To tilt the lens, there is a stepless ring that you simply rotate. The ring is marked to show how many degrees it is currently tilted. The adapter will tilt the lens in only one direction therefore to set it to the desired position, you need to rotate it as well.

To rotate the lens, you hold the adapter firmly and rotate it. It takes some force to rotate the lens / adapter. Fortunately the adapter has a couple of dimples to facilitate gripping the adapter. There are detents for twelve positions (like a clock, which makes it convenient for me to remember the position I used) although it is theoretically possible to rotate the adapter to any angle.


The adapter is completely manual. I find it easiest to focus with the LCD screen in live view.

Metering is also manual, with a couple of twists (pun not intended). First, when the lens is tilted, the metering indicator doesn't seem accurate. The meter may indicate '0' even though the scene appears underexposed. Second, the metering changes as you tilt and rotate the lens, even though the actual lighting conditions have not changed. Auto ISO and TTL flash can work, although I find I generally have to adjust exposure compensation or flash exposure compensation upward.


Now we get to talk about DoF control. How much control can we get with a tilt adapter?

Here is a test scene. I positioned three Bakugan toys on a bed of pebbles. As you can see, the red and blue Bakugan are about the same distance from the camera.

Here is the baseline shot at f/3.5.

In this shot, I decreased the depth of field by rotating the lens upward to the 12 o' clock position:

In this shot, I increased the depth of field by tilting the lens down:

In this shot, the focus was shifted to the right. Even though the red bakugan is the same distance from the camera as the blue one, it is completely out of focus while the blue bakugan is in focus.

Here I shifted the focus to the left.

Note that I was on a tripod. As I shifted the focus, there was a change to the frame.

Here is a second test scene. I changed the positions of the Bakugan so that the blue one would be farther from the camera than the red one.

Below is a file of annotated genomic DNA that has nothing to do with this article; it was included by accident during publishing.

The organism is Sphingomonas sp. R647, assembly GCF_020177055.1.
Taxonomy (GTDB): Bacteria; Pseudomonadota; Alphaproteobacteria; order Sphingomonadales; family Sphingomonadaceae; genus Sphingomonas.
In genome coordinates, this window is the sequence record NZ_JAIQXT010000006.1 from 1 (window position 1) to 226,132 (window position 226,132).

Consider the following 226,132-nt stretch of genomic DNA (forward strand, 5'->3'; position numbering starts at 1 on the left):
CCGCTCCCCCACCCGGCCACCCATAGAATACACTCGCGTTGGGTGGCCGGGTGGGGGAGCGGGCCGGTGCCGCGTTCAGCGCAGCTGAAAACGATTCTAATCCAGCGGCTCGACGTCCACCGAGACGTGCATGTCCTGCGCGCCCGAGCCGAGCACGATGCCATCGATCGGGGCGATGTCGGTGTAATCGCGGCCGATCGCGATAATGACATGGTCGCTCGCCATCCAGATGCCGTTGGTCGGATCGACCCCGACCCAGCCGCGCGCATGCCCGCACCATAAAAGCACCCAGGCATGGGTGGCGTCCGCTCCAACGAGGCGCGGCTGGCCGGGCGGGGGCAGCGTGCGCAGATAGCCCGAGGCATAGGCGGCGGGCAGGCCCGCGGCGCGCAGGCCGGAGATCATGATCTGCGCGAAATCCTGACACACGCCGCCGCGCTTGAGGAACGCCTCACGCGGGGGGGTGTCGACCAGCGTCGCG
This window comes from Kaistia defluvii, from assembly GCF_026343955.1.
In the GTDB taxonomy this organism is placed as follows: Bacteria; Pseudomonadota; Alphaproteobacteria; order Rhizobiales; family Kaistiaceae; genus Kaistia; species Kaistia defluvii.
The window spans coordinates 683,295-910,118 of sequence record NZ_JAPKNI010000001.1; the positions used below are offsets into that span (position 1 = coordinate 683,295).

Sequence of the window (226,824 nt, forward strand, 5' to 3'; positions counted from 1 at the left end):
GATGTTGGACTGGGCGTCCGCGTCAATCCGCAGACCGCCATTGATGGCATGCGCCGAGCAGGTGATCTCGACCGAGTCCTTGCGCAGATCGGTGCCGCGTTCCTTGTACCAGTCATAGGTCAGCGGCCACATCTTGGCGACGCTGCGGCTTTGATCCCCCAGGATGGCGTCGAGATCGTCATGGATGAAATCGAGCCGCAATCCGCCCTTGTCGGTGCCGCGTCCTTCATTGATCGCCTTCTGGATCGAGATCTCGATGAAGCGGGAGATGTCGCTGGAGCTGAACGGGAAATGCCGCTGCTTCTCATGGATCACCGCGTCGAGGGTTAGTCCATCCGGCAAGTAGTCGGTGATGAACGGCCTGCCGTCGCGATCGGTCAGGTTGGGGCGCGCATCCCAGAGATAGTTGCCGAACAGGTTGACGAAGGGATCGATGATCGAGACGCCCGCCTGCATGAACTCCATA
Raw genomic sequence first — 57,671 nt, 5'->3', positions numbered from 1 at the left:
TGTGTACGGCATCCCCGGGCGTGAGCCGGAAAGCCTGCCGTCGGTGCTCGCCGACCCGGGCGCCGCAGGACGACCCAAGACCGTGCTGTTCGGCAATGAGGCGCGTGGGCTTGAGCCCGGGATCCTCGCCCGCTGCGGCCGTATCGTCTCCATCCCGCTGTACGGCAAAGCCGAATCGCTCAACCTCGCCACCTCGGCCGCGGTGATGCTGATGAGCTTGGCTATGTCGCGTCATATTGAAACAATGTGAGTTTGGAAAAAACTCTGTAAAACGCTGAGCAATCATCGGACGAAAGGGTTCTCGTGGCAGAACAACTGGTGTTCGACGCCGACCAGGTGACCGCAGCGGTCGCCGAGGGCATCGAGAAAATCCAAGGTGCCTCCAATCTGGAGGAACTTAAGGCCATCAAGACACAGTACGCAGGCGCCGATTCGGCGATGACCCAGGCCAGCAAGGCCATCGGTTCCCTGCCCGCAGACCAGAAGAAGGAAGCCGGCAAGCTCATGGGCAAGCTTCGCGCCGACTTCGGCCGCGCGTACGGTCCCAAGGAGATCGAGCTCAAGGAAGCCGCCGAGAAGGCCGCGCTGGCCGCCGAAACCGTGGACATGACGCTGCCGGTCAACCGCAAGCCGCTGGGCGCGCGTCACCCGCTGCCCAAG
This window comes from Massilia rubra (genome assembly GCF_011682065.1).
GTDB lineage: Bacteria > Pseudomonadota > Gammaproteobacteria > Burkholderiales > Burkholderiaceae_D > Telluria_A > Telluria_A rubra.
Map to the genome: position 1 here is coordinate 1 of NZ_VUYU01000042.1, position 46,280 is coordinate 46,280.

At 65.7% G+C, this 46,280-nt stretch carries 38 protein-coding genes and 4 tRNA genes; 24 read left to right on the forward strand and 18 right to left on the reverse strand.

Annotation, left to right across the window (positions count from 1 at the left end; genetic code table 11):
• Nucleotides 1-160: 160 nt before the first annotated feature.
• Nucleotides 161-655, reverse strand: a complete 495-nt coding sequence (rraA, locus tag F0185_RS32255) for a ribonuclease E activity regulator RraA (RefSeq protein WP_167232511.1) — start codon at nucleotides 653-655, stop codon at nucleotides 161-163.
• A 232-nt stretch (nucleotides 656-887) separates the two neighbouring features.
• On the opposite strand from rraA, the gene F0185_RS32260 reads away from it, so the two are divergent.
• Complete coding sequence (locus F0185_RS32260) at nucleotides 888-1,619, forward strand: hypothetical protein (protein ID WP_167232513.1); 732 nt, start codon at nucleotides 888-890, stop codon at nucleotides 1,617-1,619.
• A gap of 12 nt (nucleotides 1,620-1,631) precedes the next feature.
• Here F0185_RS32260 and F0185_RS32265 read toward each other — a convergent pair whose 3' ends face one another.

Here is the baseline shot.

With the lens tilted to 9 o'clock (tilted to the left), the black and blue toys are in focus while the red one is out of focus, even though the red one is closer to the camera than the blue one (!).

Here is a slideshow showing the changes to the depth of field and the position of the frame as I rotate the adapter from 12 o'clock, clockwise.


I'm very pleased with the Arax tilt adapter. The tilt capability allows me to have a lot of creative control over depth of field. With it, I can not only increase or decrease depth of field, but I can also shift it to the left or right, or even bypass some subjects.  Best of all, the adapter is reasonably priced, and so are many of the Pentacon 6 mount lenses.

I haven't had the opportunity to shoot with it for real photos but am very much looking forward to doing soReal world sample shots now posted.  Meanwhile, I got a couple more lenses for the tilt adapter: a Carl Zeiss Jena Biometar 80mm 2.8 and a Carl Zeiss Jena Sonnar 180 2.8. I will also post results of those lenses with this adapter.

There are several alternatives to the Arax tilt adapter.  Among them:
1.  Arax has a new tilt adapter that uses Hasselblad mount lenses instead of Pentacon 6 mount.
2. Arax has a fixed tilt adapter for Nikon lens to Nikon body or Canon EOS lens to EOS body.  It is fixed at 11 degrees tilt but can be rotated 360 degrees.  I'm not sure if the image circle is wide enough for full frame.
3. Kipon has a new tilt AND shift adapter for Hasselblad lenses for Canon, Nikon or Sony bodies.  It allows up to "12mm" tilt (not sure how many degrees that is), up to 15mm shift, and 360 degrees rotation.  It's a little more costly than the Arax though.

UPDATE: Real world sample shots here